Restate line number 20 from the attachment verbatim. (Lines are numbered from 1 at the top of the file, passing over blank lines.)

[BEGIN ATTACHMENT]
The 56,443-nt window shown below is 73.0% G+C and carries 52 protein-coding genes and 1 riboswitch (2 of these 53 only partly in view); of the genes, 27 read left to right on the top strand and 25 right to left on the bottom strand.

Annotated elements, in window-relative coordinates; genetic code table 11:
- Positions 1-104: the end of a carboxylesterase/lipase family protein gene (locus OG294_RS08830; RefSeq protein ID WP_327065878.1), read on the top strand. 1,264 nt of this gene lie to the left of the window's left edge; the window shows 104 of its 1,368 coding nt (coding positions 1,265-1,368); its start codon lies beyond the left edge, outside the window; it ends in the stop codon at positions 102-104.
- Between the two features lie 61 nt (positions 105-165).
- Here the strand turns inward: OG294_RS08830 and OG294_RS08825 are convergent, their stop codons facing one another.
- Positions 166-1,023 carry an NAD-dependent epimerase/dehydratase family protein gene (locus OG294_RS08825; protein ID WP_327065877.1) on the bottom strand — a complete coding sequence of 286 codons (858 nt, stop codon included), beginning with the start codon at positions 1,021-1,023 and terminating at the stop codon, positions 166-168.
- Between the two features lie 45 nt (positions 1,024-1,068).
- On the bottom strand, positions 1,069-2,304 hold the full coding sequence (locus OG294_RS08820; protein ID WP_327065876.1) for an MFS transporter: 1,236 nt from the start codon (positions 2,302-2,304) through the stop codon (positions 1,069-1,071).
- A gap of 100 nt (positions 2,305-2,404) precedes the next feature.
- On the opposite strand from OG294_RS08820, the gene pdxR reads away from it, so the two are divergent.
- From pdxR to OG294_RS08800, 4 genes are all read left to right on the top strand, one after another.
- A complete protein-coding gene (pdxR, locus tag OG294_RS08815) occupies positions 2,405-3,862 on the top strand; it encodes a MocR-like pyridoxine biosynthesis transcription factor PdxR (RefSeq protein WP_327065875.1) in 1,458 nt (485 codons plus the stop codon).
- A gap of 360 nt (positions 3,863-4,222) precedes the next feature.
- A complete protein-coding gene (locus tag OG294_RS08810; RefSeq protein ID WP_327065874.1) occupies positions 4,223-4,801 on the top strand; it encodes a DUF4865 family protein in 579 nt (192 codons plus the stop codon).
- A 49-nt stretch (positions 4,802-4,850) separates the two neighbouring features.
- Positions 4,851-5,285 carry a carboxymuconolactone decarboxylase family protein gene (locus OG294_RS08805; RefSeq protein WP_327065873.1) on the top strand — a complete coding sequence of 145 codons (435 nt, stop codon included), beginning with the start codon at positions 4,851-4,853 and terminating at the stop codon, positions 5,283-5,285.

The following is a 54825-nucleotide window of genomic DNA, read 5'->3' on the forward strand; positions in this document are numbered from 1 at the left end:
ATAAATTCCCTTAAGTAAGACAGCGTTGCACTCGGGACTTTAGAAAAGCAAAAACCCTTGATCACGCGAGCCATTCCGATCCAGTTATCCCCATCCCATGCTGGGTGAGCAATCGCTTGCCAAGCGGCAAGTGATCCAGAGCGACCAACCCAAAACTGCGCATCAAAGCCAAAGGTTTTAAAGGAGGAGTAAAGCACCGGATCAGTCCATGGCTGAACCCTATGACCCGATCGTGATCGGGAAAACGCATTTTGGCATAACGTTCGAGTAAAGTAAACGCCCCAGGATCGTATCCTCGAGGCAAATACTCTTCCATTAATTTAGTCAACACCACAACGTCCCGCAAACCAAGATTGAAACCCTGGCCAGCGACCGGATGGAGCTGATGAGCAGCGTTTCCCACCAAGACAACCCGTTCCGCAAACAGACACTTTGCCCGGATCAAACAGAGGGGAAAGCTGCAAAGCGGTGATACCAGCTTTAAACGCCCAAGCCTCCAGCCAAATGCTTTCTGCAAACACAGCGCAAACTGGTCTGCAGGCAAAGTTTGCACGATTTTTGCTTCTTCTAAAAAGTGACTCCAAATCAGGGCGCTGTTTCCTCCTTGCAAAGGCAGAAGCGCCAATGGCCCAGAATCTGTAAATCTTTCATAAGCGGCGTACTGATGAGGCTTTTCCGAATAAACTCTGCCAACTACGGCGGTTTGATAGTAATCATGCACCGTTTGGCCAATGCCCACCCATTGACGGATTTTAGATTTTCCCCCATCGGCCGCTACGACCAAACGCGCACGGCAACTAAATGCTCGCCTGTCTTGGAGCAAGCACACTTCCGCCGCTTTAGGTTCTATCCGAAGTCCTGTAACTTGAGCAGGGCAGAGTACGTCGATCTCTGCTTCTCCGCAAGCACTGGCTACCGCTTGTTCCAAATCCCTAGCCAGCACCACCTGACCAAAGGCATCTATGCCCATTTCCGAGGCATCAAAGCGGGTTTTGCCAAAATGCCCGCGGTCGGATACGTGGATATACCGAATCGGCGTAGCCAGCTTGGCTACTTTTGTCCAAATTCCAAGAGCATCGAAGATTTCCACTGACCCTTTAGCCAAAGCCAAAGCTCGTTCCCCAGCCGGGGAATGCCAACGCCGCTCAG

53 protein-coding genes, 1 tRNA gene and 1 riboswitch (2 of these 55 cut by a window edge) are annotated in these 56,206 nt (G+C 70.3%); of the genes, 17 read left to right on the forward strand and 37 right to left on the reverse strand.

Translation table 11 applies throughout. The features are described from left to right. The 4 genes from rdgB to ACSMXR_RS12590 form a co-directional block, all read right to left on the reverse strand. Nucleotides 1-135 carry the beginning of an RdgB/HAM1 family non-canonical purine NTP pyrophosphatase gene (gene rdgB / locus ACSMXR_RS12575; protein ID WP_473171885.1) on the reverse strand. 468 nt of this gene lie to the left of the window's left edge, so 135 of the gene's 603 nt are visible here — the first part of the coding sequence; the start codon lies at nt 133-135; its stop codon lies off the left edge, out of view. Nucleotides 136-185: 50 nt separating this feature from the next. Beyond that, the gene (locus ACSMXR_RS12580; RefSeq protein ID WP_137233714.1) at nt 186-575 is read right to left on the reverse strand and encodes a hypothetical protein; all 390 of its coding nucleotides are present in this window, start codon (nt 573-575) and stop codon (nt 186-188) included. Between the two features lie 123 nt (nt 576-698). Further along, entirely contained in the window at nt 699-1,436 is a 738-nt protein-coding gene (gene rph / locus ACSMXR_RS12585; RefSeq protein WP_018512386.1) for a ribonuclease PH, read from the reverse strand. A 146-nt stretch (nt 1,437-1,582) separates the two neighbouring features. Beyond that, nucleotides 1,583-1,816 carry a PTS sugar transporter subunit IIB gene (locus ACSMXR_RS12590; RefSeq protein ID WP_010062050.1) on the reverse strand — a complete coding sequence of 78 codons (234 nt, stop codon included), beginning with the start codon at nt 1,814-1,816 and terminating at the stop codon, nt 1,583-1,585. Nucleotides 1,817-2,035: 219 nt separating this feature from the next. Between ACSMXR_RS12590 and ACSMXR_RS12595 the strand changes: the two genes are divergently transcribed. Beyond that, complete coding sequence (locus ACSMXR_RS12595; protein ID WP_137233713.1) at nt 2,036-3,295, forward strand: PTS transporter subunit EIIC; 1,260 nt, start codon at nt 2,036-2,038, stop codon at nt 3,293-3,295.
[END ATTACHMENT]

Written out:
Translation table 11 applies throughout. The features are described from left to right. The 4 genes from rdgB to ACSMXR_RS12590 form a co-directional block, all read right to left on the reverse strand. Nucleotides 1-135 carry the beginning of an RdgB/HAM1 family non-canonical purine NTP pyrophosphatase gene (gene rdgB / locus ACSMXR_RS12575; protein ID WP_473171885.1) on the reverse strand. 468 nt of this gene lie to the left of the window's left edge, so 135 of the gene's 603 nt are visible here — the first part of the coding sequence; the start codon lies at nt 133-135; its stop codon lies off the left edge, out of view. Nucleotides 136-185: 50 nt separating this feature from the next. Beyond that, the gene (locus ACSMXR_RS12580; RefSeq protein ID WP_137233714.1) at nt 186-575 is read right to left on the reverse strand and encodes a hypothetical protein; all 390 of its coding nucleotides are present in this window, start codon (nt 573-575) and stop codon (nt 186-188) included. Between the two features lie 123 nt (nt 576-698). Further along, entirely contained in the window at nt 699-1,436 is a 738-nt protein-coding gene (gene rph / locus ACSMXR_RS12585; RefSeq protein WP_018512386.1) for a ribonuclease PH, read from the reverse strand. A 146-nt stretch (nt 1,437-1,582) separates the two neighbouring features. Beyond that, nucleotides 1,583-1,816 carry a PTS sugar transporter subunit IIB gene (locus ACSMXR_RS12590; RefSeq protein ID WP_010062050.1) on the reverse strand — a complete coding sequence of 78 codons (234 nt, stop codon included), beginning with the start codon at nt 1,814-1,816 and terminating at the stop codon, nt 1,583-1,585. Nucleotides 1,817-2,035: 219 nt separating this feature from the next. Between ACSMXR_RS12590 and ACSMXR_RS12595 the strand changes: the two genes are divergently transcribed. Beyond that, complete coding sequence (locus ACSMXR_RS12595; protein ID WP_137233713.1) at nt 2,036-3,295, forward strand: PTS transporter subunit EIIC; 1,260 nt, start codon at nt 2,036-2,038, stop codon at nt 3,293-3,295.